For the last 6 months, I’ve been working on improving the LibraryBox user experience as a part of the Knight Foundation Prototype Grant that the project received. There were a number of improvements that were a part of the initial grant proposal, one of which was localization/internationalization of the interface. If you look at the map of LibraryBox locations…
View LibraryBox Locations in a larger map
…you can see that it’s a very popular project all around the world. While English may be my mother tongue, we really needed to work to make the interface available in other languages. As a result, in the upcoming v2.1 release, the LibraryBox interface will automagically change to the language your browser is set to use. If your computer and browser language is set to French, when you connect and use a LibraryBox running v2.1, the interface will be in French. Unfortunately, French is the only translation we have thus far.
But that’s where YOU come in. Do you speak another language? If so, we could use even a very rough translation from you in order to make LibraryBox as accessible as possible for people around the world. We’re talking about 350 words or so, total, 54 lines of text to potentially help people around the world. Help us!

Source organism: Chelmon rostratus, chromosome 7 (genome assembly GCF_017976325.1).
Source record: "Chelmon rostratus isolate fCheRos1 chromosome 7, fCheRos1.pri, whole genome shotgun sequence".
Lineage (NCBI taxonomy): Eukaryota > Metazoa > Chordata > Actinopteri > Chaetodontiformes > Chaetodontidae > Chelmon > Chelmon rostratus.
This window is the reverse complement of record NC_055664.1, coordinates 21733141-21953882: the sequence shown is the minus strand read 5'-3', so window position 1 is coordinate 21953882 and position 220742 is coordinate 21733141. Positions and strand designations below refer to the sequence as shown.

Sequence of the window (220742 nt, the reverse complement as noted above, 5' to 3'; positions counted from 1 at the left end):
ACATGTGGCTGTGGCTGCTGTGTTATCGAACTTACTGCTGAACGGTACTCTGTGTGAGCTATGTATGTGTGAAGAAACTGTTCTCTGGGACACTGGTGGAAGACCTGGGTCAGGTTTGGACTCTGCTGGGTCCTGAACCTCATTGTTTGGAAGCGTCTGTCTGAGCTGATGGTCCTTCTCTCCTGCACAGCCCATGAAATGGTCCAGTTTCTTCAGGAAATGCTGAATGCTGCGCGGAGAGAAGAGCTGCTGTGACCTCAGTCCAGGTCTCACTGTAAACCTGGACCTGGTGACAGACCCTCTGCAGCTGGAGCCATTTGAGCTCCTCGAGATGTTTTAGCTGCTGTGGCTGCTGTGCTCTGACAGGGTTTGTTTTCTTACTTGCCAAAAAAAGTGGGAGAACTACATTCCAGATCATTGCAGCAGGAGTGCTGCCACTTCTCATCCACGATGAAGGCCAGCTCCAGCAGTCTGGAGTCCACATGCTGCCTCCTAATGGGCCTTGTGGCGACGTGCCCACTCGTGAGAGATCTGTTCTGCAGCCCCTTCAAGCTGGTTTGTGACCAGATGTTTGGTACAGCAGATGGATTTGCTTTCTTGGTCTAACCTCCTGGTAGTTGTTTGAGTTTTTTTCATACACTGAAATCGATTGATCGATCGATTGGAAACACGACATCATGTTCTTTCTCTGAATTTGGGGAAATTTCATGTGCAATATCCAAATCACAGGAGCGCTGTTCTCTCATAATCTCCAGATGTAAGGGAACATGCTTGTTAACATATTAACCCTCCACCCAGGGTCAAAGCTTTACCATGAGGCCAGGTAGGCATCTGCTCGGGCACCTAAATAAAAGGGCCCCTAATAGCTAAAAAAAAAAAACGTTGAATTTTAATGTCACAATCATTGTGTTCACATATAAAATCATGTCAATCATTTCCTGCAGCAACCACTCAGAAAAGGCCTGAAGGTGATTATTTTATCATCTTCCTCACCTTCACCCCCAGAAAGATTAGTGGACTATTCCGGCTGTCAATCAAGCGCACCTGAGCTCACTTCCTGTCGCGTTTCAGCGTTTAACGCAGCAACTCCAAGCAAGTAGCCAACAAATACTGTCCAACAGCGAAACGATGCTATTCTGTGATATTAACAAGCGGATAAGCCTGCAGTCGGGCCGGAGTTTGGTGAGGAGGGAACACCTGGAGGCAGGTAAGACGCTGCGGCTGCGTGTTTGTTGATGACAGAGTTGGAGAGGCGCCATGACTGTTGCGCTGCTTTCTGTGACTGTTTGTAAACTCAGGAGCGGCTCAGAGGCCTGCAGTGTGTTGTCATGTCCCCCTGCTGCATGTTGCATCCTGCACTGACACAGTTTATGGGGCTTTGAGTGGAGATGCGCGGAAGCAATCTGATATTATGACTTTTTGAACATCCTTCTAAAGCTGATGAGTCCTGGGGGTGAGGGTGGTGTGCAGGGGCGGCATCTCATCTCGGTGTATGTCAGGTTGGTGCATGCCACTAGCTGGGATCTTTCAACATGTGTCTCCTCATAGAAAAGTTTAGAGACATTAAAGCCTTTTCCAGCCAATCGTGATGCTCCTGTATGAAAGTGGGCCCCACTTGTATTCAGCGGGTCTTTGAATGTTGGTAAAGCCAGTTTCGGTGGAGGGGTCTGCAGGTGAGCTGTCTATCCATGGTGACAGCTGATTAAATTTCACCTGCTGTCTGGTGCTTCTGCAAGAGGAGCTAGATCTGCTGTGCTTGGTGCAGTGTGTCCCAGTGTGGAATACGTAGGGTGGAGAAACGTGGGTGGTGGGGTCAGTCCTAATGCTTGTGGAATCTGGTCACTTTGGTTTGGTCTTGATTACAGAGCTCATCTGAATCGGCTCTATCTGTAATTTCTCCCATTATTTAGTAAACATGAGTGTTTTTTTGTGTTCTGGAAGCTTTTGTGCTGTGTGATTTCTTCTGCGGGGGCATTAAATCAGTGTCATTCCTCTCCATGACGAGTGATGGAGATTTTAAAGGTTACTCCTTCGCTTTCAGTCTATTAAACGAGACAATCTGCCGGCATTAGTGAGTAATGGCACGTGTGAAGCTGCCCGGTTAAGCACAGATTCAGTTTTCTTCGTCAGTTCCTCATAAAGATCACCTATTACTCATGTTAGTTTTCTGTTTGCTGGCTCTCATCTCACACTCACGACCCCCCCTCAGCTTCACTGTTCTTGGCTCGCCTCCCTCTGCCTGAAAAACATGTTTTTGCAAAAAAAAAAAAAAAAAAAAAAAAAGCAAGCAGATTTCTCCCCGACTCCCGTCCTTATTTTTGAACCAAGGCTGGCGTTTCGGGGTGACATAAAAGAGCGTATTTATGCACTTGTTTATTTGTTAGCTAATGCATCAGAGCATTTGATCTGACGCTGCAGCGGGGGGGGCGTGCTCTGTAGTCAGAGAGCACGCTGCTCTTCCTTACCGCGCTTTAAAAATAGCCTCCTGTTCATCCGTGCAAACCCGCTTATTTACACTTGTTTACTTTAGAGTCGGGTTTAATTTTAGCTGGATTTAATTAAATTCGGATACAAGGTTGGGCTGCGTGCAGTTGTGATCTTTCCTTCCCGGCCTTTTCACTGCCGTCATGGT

How to Help!
- Download the English or French translation file(s)
- Open up the LibraryBox Languages spreadsheet, add your language to the list, and claim it!
- Translate the text into the appropriate language! Just the right-hand phrases, please…use the English/French files as a guide as to how to do it.
- Save your new language file as a text file
- Send the file, along with how you’d like to be credited on the website, to griffey at gmail.com
- Update the spreadsheet so that others know you’re done and that language is off the board.
That’s it! You’ve helped to make access to digital materials easier for people around the world.
No language is off base: if you can get us a translation in Klingon, we’ll take it. Because of course there’s an accepted ISO HTTP header code for Klingon (tlh). For the record there’s also one for Sindarin (sjn) and Quenya (qya). Get to it, geeks.
Seriously, thank you to anyone who decides to tackle a translation. I thank you, and the readers and students around the world thank you.